When I came up with this story world, my initial idea was to send someone back in time to hear the Beatles play at the Cavern in Liverpool. I then had to figure out her motive for doing so, and it turned out to be to clone John Lennon. (The original versions of my novella "Move Over Ms. L." and the first few drafts of ATU did use John Lennon and other real people; there's no denying that. I'm currently changing them, though.) So I had to set up a world where time travel was possible and figure out how that worked. I started with a few Writer's Digest books devoted to time and space travel. I decided that the best time travel method for this story would be to have the time traveler pass through a wormhole into another, younger universe. She would need a spaceship to do so, not to mention a wormhole. I don't want to go into too much detail about the origins of the wormhole, but I will say it's not natural. But I also needed a society capable of making a spaceship, so in my future world, cold fusion is possible and used to power the ship (which still isn't capable of faster-than-light travel, so it travels relatively short distances). The ship itself is used to collect genetic samples and other treasures of the 1980 Earth and bring them back to the 21st century.

In designing the Sagan, I focused more on how people live in it than its technical specs. Although the ship is well-stocked and maintained every time it returns to the 21st century Earth, it has to be able to supply its residents with food independently. I therefore gave it a salmon tank and a hydroponic garden. It also has a psychiatrist to help people cope with space travel and little cubicles where people can seek privacy. Since passage through the wormhole is rough at best, passengers are required to strap themselves into their bunks.

To come up with other technological wonders of my world, I read Scientific American. My heroes wear "smart clothes" that can keep the wearer warm and spidersilk armor that can stop bullets--things already being discussed today. I also extrapolate uses of the technology; holographs aren't just used to replace TVs but to create costumes for actors. I also think about how current events would affect the future. In my world, global warming has caused severe flooding in New York City; the city was saved by building levees.

Research and imagination can help you create your world, but it's the way you use them that makes your world authentic. Instead of telling my readers about my world, I show it to them as Paul would see it. The story starts with Paul using his autoholoprojectors during a play. On the Sagan, he meets with his girlfriend in the hydroponic garden and in a private cubicle, interacting with the settings and experiencing them through several senses. I don't lecture the readers about flooding; instead, Paul mentions in bypassing how he was an extra in the documentary The Floods of New York.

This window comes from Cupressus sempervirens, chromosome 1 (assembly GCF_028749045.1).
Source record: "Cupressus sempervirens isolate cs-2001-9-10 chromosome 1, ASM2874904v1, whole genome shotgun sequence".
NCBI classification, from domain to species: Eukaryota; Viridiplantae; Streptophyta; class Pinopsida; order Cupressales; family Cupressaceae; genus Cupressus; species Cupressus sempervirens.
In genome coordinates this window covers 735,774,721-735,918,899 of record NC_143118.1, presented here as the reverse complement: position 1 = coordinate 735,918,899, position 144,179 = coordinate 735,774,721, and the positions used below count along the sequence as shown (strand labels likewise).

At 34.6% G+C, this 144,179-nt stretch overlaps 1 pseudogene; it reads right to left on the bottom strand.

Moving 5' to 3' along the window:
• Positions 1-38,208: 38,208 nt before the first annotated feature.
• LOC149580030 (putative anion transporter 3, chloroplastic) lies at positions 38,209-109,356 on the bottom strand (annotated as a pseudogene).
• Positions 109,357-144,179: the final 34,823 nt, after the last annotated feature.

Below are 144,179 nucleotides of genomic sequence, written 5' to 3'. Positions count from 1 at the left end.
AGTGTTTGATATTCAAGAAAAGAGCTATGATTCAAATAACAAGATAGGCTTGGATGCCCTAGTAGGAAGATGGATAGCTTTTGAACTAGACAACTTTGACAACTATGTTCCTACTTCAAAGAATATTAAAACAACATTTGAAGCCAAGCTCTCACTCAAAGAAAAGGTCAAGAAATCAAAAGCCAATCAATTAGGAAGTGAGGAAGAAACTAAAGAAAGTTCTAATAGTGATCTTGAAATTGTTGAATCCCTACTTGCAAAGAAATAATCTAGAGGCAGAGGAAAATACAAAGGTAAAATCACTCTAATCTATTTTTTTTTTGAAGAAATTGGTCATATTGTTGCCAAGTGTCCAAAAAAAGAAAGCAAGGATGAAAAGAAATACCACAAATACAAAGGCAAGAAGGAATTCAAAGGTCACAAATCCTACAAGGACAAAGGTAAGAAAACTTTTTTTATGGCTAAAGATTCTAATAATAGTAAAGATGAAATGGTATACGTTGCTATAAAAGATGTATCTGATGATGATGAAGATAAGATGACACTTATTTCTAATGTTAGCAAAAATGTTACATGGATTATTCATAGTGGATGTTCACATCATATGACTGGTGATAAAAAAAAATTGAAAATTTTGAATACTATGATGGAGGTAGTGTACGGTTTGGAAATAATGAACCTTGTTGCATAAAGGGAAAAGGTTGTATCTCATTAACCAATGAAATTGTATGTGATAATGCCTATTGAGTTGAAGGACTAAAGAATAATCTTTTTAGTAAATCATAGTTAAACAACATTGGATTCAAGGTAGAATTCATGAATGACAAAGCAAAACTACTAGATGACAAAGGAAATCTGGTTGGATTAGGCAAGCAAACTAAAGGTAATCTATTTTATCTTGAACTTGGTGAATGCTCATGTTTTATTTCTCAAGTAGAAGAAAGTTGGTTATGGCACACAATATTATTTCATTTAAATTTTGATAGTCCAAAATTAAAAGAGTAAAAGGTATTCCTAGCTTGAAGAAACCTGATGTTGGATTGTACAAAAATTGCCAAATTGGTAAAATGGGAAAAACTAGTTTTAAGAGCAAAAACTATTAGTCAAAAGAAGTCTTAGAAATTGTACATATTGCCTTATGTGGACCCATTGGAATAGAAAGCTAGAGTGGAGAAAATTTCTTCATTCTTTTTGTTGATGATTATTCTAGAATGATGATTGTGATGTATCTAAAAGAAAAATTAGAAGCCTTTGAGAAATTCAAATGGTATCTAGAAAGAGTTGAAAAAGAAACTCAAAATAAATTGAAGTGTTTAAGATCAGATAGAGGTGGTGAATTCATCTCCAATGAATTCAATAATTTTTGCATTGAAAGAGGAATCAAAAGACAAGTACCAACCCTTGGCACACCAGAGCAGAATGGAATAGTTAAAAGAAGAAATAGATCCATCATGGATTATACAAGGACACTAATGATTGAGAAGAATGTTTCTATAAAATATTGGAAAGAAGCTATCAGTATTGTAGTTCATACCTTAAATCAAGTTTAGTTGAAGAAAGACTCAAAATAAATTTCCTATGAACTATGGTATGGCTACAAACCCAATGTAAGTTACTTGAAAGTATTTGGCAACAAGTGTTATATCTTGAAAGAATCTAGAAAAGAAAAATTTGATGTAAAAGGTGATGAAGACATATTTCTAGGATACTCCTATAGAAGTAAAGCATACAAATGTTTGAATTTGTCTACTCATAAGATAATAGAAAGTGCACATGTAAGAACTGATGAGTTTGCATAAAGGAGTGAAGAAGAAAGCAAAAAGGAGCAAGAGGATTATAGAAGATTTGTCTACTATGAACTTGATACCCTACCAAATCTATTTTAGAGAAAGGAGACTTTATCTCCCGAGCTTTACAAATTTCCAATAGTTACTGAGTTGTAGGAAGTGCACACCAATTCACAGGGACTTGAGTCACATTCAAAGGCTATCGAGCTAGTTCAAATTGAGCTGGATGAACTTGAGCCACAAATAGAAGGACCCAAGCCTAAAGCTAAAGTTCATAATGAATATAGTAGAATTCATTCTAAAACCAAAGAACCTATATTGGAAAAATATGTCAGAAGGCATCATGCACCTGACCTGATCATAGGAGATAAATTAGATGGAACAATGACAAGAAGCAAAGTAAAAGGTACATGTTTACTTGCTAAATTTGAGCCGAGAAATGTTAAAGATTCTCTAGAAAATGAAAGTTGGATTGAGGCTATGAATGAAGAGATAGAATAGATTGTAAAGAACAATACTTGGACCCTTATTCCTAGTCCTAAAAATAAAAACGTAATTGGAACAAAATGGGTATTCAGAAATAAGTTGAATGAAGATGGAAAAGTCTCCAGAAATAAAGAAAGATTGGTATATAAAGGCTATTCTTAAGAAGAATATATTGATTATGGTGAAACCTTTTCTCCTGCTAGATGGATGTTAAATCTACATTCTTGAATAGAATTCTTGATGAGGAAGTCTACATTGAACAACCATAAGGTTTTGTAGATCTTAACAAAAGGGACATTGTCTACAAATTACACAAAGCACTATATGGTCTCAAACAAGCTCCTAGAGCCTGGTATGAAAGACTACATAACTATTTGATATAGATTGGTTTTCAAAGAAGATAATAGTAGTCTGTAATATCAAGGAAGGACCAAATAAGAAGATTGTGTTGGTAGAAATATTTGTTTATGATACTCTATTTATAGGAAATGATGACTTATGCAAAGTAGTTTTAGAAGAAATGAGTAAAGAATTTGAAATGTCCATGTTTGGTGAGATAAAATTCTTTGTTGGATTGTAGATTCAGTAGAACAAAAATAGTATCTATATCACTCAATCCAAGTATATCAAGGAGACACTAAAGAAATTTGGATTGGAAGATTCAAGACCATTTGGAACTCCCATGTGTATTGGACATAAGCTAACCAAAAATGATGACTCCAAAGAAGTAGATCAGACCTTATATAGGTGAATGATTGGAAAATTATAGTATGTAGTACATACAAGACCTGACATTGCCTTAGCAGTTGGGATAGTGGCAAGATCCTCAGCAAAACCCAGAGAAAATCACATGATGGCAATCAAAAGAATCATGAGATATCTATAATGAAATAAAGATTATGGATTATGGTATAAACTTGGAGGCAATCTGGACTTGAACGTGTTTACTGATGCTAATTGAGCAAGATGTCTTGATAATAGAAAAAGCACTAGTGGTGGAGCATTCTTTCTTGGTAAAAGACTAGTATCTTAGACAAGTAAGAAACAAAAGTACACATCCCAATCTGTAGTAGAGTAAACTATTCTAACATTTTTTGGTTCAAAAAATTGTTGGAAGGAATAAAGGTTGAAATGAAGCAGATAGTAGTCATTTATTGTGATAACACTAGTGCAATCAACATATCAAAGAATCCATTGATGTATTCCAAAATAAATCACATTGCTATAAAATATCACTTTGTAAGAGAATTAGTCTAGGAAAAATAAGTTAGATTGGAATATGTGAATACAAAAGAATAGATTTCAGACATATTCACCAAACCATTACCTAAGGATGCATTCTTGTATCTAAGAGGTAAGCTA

It's time for me to pass the blogging baton to Kristal, but I'd like to sum up in three points: when creating a world, make it multifaceted. Think about the implications of your decisions on other aspects of the world. And don't forget to show it to the reader with sensory descriptions and telling details. No matter what world you write about, the details will make it real.

More Photos....

Sunday, September 14, 2008

Lakes and Legos

This weekend was one of the rainiest I've seen. I'm not sure how many inches we got in our area, but nearby towns received over eight inches in the last two days. We had plans for a playdate, but our friends not only got water in their kitchen but also had several roads in their subdivision flood to the point of unusability. Luckily, our house stayed dry. I did take Alex out shopping yesterday; he got a raincoat and some new clothes for fall. Eugene's plans to do a photo get-together with some friends at a garden got washed out. Instead, we met another photography couple for lunch and went to Legoland at Woodfield Mall. Here are a few photos:

More to come later....

Thursday, September 04, 2008

More Memes: Books I've Read

I just saw this meme on Sara's blog. My memory is hazy on some of them, but I thought I'd give this a whirl anyway.

This is a list of the top 106 books most often marked unread by LibraryThing users.

bold = ones I've actually completed.
italic = ones I've started and never finished
plain text = ones that I've never read
underline = ones you had to read for school.
CAPS = ones that I really really WANT to read. (what do I do for a maybe read?)

Jonathan Strange & Mr Norrell (might like to read)
Anna Karenina
Crime and Punishment
One Hundred Years of Solitude
Wuthering Heights
The Silmarillion
Life of Pi : a novel
The Name of the Rose
Don Quixote
Moby Dick
Ulysses (maybe read)
Madame Bovary (not sure if I finished it or not)
The Odyssey
Pride and Prejudice
Jane Eyre
The Tale of Two Cities
The Brothers Karamazov
Guns, Germs, and Steel (great book!)
War and Peace (I read this over a week while I was sick)
Vanity Fair
The Time Traveler’s Wife (great book!)
The Iliad
Emma (can't remember if I read this one)
The Blind Assassin
The Kite Runner
Mrs. Dalloway (I think I read this one, but I'm not sure)
Great Expectations
American Gods
Reading Lolita in Tehran : a memoir in books